Unobserved Component Models in R


Unobserved Components Model (UCM) (Harvey (1989)) performs a time series decomposition into components such as trend, seasonal, cycle, and the regression effects due to predictor series. It can be represented as follows:

\[ \begin{aligned} y_{t} & = \mu_{t} + \gamma_{t} + \psi_{t} + \sum_{j=1}^{m} \beta_{j} x_{jt} + \epsilon_{t} \end{aligned} \]

\[ \begin{aligned} \epsilon_{t} & \sim i.i.d. N(0, \sigma^2_{\epsilon}) \end{aligned} \]

The components \(\mu_{t}\), \(\gamma_{t}\), and \(\psi_{t}\) represent the trend, seasonal, and cyclical components, respectively; the term \(\sum_{j=1}^{m} \beta_{j} x_{jt}\) gives the contribution of regression variables with fixed or time varying regression coefficients.


Trends are loosely defined as the natural tendency of the series to increase or decrease or remain constant over a period of time in absense of any other influencing variable.

UCM can model trend in two ways; first being the random walk model implying that trend remains roughly constant over the time period of the series, and the second being locaaly linear trend having an upward or downward slope.


Cycles in a time series data exists when the data exhibit rises and falls that are not of fixed period. The duration of these fluctuations is usually of at least 2 years.


A seasonal pattern exists when there exists a consistent pattern of variation influenced by seasonal factors (e.g., the quarter of the year, or day of the week, etc.).

For a detailed discussion of all the above three factors see references below.


Package rucm has been authored keeping in mind the easier specification of UCM in SAS using PROC UCM. rucm provides a wrapper function called ucm containing arguments specifying the formula for predictor variables, and other decomposition components such as level, slope, season, cycle, etc. to run UCM. ucm can also handle cases where we want to fix the variance of any of the above decomposition components.

To install rucm:


For help and the list of values that are returned see the help(package = rucm) or ?ucm.

Here we work with the Nile data which comes along with the datasets package, measures the annual flow of the river Nile at Ashwan, in south Egypt, between 1871 and 1970.

To model the level of Nile annual flow:

modelNile <- ucm(formula = Nile~0, data = Nile, level = TRUE)
modelNile #Printing method for class ucm
## Call:
## ucm(formula = Nile ~ 0, data = Nile, level = TRUE)
## Parameter estimates:
## Estimated variance:
## Irregular_Variance     Level_Variance 
##          15098.517           1469.175
plot(Nile, ylab = "Flow of Nile")
lines(modelNile$s.level, col = "blue")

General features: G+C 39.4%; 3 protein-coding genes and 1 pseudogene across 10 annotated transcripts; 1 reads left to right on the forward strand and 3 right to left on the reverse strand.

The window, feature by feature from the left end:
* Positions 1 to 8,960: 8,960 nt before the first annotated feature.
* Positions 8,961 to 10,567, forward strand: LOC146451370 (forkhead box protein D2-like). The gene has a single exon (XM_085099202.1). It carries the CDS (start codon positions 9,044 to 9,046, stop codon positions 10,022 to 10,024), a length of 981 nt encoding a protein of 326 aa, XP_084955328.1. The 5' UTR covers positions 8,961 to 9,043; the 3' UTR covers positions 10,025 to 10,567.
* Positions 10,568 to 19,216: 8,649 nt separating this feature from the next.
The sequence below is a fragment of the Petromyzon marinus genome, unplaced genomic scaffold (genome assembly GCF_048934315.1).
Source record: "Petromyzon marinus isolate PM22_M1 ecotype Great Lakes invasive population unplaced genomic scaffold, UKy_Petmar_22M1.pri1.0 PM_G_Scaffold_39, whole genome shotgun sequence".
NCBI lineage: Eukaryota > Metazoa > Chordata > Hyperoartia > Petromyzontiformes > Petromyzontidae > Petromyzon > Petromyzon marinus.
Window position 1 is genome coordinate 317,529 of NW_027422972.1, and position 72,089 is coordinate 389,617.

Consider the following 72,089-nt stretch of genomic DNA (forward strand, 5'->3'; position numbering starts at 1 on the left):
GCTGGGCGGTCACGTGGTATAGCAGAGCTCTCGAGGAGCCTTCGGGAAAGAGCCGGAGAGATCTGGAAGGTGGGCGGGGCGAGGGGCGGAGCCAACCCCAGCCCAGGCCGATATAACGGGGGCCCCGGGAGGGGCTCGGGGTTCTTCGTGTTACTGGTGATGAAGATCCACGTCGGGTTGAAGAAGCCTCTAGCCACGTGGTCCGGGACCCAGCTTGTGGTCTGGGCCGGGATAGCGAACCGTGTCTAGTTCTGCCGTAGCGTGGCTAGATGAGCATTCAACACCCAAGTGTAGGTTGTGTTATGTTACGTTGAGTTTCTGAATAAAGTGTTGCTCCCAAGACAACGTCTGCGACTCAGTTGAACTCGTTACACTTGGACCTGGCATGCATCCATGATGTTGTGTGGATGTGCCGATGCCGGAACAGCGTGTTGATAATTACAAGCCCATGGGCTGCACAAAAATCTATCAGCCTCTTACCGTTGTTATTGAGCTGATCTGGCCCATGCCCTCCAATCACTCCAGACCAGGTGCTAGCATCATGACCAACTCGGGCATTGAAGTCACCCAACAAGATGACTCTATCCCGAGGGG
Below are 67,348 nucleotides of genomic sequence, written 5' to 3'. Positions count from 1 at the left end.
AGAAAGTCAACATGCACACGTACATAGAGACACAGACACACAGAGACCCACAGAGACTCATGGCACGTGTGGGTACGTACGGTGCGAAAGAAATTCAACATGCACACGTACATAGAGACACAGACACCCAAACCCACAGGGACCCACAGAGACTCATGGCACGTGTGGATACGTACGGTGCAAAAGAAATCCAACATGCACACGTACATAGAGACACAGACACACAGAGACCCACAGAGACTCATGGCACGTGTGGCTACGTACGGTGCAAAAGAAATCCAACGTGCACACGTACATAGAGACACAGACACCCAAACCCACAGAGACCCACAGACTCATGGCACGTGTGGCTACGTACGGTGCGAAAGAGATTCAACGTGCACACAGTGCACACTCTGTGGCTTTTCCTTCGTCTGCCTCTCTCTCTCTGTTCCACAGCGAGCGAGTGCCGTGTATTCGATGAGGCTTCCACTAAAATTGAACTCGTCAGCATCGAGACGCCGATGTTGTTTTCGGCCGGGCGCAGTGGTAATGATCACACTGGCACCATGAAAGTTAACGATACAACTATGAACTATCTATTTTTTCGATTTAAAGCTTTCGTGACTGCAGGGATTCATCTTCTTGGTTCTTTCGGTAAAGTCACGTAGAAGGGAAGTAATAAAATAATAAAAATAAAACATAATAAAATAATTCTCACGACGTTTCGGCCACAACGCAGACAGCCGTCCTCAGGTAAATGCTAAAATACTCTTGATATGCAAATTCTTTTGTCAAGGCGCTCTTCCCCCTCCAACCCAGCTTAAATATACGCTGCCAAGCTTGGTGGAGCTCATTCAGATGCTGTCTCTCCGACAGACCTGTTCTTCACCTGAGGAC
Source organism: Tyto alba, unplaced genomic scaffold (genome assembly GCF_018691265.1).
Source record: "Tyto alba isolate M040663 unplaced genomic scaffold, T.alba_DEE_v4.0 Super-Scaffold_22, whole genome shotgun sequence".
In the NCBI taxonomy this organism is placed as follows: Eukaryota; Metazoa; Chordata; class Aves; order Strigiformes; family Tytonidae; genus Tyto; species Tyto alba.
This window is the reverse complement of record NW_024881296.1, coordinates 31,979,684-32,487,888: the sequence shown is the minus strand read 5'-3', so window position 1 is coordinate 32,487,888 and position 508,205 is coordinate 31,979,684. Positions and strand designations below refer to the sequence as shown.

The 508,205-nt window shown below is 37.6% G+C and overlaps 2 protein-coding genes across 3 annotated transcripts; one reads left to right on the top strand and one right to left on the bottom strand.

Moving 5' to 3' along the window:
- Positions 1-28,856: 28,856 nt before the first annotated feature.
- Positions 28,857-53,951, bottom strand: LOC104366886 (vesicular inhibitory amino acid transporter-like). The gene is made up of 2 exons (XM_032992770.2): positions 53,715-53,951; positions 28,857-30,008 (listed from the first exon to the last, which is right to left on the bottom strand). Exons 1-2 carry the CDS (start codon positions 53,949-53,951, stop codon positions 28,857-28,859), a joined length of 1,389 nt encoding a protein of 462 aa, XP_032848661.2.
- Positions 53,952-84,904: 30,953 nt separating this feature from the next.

legend("topright", legend = c("Observed flow","S_level"), col = c("black","blue"), lty = 1)

plot of chunk modelNile

The formula argument in the ucm function takes an argument of the form as.formula in R. For multivariate UC Models, the rhs of the formula should contain the indepedent variables. If the model is univariate, we write a 0 in the rhs of the formula specification. Slope, seasonality, and cyclicity can be included by using slope = TRUE, season = TRUE, cycle = TRUE, specifying the seasonal and cyclical lengths of the series in the arguments season.length and cycle.period, respectively.

ucm returns an object of class ucm having the estimate of predictors, estimated variances, time series of unobserved components (level, slope, whatever is included), and time series of the variances of these components.

To forecast the time series, we use the predict function supplying the model name and number of periods to forecast in n.ahead.

modelNile <- ucm(formula = Nile~0, data = Nile, level = TRUE, slope = TRUE)
predict(modelNile$model, n.ahead = 12) # Forecasting
## Time Series:
## Start = 1971 
## End = 1982 
## Frequency = 1 
##  [1] 779.5699 776.1597 772.7496 769.3395 765.9293 762.5192 759.1091
##  [8] 755.6989 752.2888 748.8786 745.4685 742.0584


  1. Harvey A. (1989). Forecasting, structural time series models and the Kalman filter. Cambridge New York: Cambridge University Press

  2. Helske J (2014). KFAS: Kalman filter and Smoothers for Exponential Family State Space Models. R package version 1.0.4-1, URL

  3. Hyndsight. URL

  4. SAS Institute Inc (2010). SAS/ETS 9.22 User's Guide. SAS Institute Inc., Cary, NC. URL

  5. Selukar R (2011). “State Space Modeling Using SAS”. Journal of Statistical Software, 41(12), 1-13. URL

  6. Petris G, Petrone S (2011). “State Space Models in R”. Journal of Statistical Software, 41(4), 1-25. URL